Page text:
People of a certain age remember spring training being a sparsely-attended affair. People milling about in the mornings watching workouts and then a thousand or two watching games that afternoon. Not anymore.
Major League Baseball just announced that the average attendance for spring training games reached a record high of 8,078 fans per game over 447 games this year. That’s a 7.3 percent increase over last year. The previous record for annual attendance 7,793 per game set in 2008. For total attendance this year’s spring training tally of 3,610,738 fans was the fifth-highest ever.
A lot of the attendance increase is attributable to the Cubs new park in Mesa, Arizona, which averaged 14,254 fans per game. Into the early 90s the Indians and Braves wouldn’t come close to averaging that for regular season games. Before then it was common for multiple teams each year to fall short of that mark.
It’s just a difference scene in the Cactus and Grapefruit leagues these days.
Free agent right-hander Trevor Cahill reportedly has a one-year deal in place with the Athletics, according to MLB.com’s Jane Lee. The exact terms have yet to be disclosed, and as the agreement is still pending a physical, it has not been formally announced by the club.
Cahill, 30, is coming off of a decent, albeit underwhelming year with the Padres and Royals. He kicked off the 2017 season with a 4-3 record in 11 starts for the Padres, then split his time between the rotation and bullpen after a midseason trade to the Royals. By the end of the year, the righty led the league with 16 wild pitches and had racked up a 4.93 ERA, 4.8 BB/9 and 9.3 SO/9 in 84 innings for the two teams.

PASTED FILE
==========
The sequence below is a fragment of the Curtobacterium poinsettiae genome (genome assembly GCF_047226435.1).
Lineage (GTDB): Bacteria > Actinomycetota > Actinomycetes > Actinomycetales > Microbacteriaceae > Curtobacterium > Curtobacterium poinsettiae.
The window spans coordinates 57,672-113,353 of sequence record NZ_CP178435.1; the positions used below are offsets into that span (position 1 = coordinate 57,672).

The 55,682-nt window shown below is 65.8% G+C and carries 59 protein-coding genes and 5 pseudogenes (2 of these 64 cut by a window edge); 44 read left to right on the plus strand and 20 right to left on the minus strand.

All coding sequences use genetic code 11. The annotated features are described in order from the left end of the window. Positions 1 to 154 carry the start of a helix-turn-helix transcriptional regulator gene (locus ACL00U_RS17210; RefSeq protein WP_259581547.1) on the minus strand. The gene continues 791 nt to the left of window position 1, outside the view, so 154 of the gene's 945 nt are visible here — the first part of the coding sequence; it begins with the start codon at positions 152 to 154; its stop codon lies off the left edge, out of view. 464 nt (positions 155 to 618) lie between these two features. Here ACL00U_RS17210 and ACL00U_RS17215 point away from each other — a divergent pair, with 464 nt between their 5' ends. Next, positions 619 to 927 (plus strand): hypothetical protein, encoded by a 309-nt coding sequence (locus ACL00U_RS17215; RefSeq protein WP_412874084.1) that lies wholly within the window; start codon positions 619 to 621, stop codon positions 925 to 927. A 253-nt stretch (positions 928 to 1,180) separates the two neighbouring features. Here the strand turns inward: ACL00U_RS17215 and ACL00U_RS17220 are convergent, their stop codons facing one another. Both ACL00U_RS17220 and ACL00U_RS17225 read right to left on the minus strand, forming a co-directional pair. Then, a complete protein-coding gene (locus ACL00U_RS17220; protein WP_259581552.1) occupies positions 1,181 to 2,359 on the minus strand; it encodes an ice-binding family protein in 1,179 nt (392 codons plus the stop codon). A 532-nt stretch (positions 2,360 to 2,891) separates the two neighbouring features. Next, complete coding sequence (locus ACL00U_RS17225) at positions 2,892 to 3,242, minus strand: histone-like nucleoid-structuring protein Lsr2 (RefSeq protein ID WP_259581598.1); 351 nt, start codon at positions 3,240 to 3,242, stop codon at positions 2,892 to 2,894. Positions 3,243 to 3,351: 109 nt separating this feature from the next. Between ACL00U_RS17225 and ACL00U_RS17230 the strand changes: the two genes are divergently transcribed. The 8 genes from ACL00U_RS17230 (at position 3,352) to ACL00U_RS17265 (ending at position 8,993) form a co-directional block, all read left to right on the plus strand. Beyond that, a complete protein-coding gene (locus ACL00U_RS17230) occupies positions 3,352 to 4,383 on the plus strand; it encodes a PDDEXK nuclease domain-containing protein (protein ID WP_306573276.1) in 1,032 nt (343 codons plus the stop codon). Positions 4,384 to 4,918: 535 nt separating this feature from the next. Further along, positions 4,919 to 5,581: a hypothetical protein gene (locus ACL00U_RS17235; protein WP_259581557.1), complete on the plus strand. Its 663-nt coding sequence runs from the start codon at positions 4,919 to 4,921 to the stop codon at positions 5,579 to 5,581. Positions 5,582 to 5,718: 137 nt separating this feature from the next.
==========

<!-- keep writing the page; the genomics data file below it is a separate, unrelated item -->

The A’s found themselves in desperate need of rotation depth this week after Jharel Cotton announced he’d miss the 2018 season to undergo Tommy John surgery. Right now, the team is considering some combination of Andrew Triggs, Daniel Gossett, Daniel Mengden and Paul Blackburn for the back end of the rotation — a mix that seems unlikely to change in the last two weeks before Opening Day, as Lee points out that Cahill won’t be ready to shoulder a full workload by then. Instead, he’s expected to begin the year in the bullpen and work his way up to a starting role, where the A’s hope he’ll replicate the All-Star numbers he produced with them back in 2010.